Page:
by HELEN GEIB
The boy in the still that accompanies this post is Marcus Carl Franklin. He is one of six actors embodying a facet of Bob Dylan– man, artist, cultural icon- in writer-director Todd Haynes’s mind-bending biopic I’m Not There. The other actors are Cate Blanchett, Christian Bale, Heath Ledger, Richard Gere, and Ben Whishaw. None plays a character named “Bob Dylan,” and only Blanchett is made up to look like the film’s subject. The stars are the exoskeleton of a film that turns the traditional biopic inside out.
The intrinsic problem with the biopic as a storytelling form is that it is impossible for any film to fully capture a person’s life. This is true no matter how great the fidelity to fact, no matter how inspired the performance, no matter how sympathetic or nuanced or focused the script. A story is told through selection and emphasis of certain events and certain character traits, and selection and emphasis inevitably creates distortion. A great biopic, like Capote or Walk the Line, is exceptionally true to life, and yet nonetheless no more than an imperfect facsimile of the true life.
The problem is compounded when the subject is an artist and the more successful the career, the greater the problem. One subject multiplies into many: the person; the character(s) created by the art, with all the real and imagined light it(they) sheds on the person behind the curtain; the public persona that emerges from the collision of person, art, marketing, art criticism, and the public’s imagination, and that may change radically over the course of a long exposure to the public eye.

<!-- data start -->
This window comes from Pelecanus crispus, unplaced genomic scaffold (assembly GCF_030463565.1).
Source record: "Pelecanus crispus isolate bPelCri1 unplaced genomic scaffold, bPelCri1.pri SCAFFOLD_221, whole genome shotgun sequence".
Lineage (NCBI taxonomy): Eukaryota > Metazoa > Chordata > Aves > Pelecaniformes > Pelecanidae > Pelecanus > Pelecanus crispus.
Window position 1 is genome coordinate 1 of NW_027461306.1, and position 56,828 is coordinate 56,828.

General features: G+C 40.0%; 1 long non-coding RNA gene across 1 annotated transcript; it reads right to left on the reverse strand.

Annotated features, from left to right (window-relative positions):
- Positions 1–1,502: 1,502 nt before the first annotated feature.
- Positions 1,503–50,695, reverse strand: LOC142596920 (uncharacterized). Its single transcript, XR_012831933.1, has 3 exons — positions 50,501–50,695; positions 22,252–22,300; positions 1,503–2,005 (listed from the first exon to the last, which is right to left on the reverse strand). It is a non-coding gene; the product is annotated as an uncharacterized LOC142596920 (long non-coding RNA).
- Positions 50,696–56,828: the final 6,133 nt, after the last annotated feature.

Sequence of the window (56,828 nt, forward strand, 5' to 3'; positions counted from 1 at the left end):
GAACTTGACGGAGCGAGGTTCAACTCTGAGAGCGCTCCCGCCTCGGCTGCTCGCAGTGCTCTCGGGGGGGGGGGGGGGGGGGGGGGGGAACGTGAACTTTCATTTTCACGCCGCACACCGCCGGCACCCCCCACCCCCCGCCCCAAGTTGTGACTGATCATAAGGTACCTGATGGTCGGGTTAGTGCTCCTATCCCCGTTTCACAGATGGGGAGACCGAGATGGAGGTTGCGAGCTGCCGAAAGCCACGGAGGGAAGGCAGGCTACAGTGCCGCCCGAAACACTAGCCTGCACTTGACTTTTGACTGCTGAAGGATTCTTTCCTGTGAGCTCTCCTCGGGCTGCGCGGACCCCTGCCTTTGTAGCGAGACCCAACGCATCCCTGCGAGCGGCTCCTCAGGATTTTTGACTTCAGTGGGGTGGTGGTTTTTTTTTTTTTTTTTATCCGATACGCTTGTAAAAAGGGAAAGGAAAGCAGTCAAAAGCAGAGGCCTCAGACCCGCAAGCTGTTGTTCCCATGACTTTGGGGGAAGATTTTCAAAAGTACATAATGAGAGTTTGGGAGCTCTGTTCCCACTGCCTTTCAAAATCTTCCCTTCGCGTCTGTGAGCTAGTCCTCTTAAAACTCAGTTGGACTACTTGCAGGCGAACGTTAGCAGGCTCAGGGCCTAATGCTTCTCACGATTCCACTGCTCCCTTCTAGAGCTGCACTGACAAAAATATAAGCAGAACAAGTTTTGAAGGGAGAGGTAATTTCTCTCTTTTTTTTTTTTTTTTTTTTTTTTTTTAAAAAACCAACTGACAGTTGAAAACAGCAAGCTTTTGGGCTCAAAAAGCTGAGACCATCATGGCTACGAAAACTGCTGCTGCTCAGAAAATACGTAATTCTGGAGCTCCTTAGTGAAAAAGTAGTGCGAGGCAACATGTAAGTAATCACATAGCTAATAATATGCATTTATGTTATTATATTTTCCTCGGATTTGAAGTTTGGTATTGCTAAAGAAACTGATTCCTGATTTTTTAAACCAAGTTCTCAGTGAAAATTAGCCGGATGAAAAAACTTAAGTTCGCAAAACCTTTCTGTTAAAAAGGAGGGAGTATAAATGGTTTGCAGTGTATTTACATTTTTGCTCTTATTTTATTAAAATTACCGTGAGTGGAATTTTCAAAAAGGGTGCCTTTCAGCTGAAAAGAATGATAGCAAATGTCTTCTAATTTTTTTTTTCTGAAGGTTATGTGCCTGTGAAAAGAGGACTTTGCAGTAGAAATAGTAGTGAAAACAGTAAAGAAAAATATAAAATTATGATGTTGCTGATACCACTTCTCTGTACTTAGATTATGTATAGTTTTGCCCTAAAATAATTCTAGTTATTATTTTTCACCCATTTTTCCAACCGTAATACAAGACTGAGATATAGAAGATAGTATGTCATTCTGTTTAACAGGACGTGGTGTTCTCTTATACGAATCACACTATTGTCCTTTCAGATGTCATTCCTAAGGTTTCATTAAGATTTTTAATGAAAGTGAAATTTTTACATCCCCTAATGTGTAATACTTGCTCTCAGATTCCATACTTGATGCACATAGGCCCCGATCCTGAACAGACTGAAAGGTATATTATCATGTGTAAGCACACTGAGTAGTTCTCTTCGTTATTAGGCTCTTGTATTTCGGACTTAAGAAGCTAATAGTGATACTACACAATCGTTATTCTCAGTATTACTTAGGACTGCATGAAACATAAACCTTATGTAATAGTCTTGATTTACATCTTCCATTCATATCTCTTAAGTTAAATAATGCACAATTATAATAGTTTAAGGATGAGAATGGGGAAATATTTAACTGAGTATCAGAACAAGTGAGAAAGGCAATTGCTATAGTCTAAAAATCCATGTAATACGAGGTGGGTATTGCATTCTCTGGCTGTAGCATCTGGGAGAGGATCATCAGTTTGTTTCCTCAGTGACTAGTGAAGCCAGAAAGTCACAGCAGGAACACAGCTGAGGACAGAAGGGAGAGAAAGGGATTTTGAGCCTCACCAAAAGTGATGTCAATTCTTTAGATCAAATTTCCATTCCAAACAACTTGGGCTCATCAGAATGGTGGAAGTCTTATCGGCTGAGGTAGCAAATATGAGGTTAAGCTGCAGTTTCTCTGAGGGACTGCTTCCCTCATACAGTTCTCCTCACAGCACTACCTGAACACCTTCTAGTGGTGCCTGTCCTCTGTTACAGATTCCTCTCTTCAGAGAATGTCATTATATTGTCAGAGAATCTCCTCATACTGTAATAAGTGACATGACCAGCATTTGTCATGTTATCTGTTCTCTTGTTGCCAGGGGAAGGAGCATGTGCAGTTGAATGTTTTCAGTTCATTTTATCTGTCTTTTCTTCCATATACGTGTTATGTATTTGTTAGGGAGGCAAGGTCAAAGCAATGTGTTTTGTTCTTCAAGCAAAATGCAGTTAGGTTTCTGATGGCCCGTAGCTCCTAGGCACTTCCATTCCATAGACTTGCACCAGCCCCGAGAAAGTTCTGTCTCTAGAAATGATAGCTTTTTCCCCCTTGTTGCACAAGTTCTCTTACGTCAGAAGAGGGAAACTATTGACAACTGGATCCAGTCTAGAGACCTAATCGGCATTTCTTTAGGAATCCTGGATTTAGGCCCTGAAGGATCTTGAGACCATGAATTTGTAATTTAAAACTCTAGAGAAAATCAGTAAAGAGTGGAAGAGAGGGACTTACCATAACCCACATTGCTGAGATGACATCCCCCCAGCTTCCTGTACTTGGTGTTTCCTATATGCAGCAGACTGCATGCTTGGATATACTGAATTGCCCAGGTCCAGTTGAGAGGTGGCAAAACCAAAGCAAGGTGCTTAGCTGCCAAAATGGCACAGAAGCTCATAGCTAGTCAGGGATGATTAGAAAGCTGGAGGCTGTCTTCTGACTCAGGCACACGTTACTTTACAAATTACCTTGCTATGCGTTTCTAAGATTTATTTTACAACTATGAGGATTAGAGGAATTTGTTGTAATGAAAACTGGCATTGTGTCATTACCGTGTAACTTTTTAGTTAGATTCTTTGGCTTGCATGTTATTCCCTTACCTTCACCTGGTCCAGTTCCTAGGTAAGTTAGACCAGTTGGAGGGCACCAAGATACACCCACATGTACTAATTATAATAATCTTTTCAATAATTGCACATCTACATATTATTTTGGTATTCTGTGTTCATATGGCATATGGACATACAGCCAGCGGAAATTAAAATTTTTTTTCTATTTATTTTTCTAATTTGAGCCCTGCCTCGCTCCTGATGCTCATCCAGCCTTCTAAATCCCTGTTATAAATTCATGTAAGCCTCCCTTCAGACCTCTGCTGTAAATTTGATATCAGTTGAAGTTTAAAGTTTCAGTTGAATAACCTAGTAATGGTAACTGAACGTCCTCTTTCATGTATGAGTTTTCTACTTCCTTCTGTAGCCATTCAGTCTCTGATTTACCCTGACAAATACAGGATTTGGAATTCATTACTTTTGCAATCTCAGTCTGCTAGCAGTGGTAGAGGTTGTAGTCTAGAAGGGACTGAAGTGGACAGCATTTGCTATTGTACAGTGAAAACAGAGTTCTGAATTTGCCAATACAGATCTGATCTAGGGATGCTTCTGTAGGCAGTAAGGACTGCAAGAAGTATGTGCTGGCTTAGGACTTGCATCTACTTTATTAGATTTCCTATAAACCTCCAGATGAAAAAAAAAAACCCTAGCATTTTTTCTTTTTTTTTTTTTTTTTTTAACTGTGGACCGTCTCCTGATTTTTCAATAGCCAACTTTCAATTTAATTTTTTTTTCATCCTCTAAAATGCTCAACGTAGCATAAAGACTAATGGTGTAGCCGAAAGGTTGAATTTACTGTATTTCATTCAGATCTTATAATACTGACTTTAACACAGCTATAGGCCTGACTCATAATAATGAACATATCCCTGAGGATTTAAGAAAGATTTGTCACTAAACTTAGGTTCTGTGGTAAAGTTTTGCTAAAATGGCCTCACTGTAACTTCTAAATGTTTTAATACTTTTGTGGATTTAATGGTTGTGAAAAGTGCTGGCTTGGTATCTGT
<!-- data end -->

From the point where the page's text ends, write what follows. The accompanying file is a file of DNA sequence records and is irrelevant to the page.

The narrative structure of I’m Not There is acknowledgment and answer to this problem. The film is composed of six interwoven segments. Each segment tells one part of the life, or one of the lives as the film (“inspired by the many lives of Bob Dylan”) would have it. Storytelling and filmmaking style changes radically with each segment.
The stories / filmmaking styles:
– Franklin as young Dylan, self-described walking Woody Guthrie jukebox / traditional Hollywood period drama;
– Bale as acoustic folk singer Dylan / a “where are they now” television documentary;
– Ledger as Dylan the actor, a “might have been” life / inspired by the American “auteur” cinema of the 1970s;
– Blanchett as electric Dylan / 1960s European arthouse cinema;
– Gere as Dylan as survivor and contemporary (eternal) muse / draws on the literary genre of magical realism;
– Whishaw as Dylan the poet / experimental short subject filmmaking.
The film’s formal aspects are not gimmicks or stunts. The filmmaking styles work in concert with the stories to draw out and explore the themes and purpose of the film. The segments, in varying proportions, tell the life story, establish the cultural-historical-artistic backdrop, and showcase the music. I’m Not There trades superficial fidelity for probing examination and passionate celebration.
Other new releases this week: 2007 Academy Award Nominated Short Films, First Sunday, The Hottie and the Nottie, Over Her Dead Body, P.S. I Love You, Teeth